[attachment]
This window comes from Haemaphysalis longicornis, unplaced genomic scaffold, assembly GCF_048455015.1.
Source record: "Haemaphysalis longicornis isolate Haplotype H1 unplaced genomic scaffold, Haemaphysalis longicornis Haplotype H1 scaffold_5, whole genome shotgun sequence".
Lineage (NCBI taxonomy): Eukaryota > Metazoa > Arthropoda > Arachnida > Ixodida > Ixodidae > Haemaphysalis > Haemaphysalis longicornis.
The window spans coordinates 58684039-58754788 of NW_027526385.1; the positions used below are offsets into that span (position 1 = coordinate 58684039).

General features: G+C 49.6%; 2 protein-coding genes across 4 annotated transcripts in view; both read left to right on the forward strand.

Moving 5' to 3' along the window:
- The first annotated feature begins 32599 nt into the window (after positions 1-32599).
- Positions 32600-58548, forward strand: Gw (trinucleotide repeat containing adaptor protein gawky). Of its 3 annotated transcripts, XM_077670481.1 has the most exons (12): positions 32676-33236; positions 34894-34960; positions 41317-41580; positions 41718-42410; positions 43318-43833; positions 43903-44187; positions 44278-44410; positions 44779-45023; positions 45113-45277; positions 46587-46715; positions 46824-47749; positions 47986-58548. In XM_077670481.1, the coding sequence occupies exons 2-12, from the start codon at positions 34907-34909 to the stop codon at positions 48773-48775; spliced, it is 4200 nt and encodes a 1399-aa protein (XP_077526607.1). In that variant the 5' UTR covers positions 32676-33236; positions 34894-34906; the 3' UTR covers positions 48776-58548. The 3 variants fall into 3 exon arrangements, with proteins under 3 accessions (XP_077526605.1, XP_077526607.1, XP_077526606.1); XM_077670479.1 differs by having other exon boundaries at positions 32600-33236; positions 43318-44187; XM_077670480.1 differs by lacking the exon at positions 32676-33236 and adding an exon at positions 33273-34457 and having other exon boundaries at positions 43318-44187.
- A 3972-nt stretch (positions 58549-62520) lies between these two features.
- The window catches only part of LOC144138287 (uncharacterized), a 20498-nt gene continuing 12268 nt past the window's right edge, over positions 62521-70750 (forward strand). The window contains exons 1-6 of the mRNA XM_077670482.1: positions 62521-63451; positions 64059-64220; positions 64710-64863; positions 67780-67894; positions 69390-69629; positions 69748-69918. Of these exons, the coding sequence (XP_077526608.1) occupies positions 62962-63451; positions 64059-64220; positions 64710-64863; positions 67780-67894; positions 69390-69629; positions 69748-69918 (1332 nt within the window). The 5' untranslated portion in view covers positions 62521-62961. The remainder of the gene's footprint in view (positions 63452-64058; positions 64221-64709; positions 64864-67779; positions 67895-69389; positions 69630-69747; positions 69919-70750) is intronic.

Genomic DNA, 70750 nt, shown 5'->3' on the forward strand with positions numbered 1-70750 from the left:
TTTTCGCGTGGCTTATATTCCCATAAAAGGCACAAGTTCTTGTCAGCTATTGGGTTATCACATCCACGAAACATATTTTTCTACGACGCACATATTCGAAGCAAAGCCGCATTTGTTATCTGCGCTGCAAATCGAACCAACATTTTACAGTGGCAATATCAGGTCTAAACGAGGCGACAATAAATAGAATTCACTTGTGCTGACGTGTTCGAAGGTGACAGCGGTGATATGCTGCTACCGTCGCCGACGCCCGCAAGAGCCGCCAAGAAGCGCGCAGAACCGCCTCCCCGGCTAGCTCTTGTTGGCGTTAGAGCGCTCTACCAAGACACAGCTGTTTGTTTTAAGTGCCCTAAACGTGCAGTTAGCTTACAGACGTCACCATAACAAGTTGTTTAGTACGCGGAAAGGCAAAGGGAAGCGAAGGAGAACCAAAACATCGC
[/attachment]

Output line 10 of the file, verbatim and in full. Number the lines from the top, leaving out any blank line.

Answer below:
- The window catches only part of LOC144138287 (uncharacterized), a 20498-nt gene continuing 12268 nt past the window's right edge, over positions 62521-70750 (forward strand). The window contains exons 1-6 of the mRNA XM_077670482.1: positions 62521-63451; positions 64059-64220; positions 64710-64863; positions 67780-67894; positions 69390-69629; positions 69748-69918. Of these exons, the coding sequence (XP_077526608.1) occupies positions 62962-63451; positions 64059-64220; positions 64710-64863; positions 67780-67894; positions 69390-69629; positions 69748-69918 (1332 nt within the window). The 5' untranslated portion in view covers positions 62521-62961. The remainder of the gene's footprint in view (positions 63452-64058; positions 64221-64709; positions 64864-67779; positions 67895-69389; positions 69630-69747; positions 69919-70750) is intronic.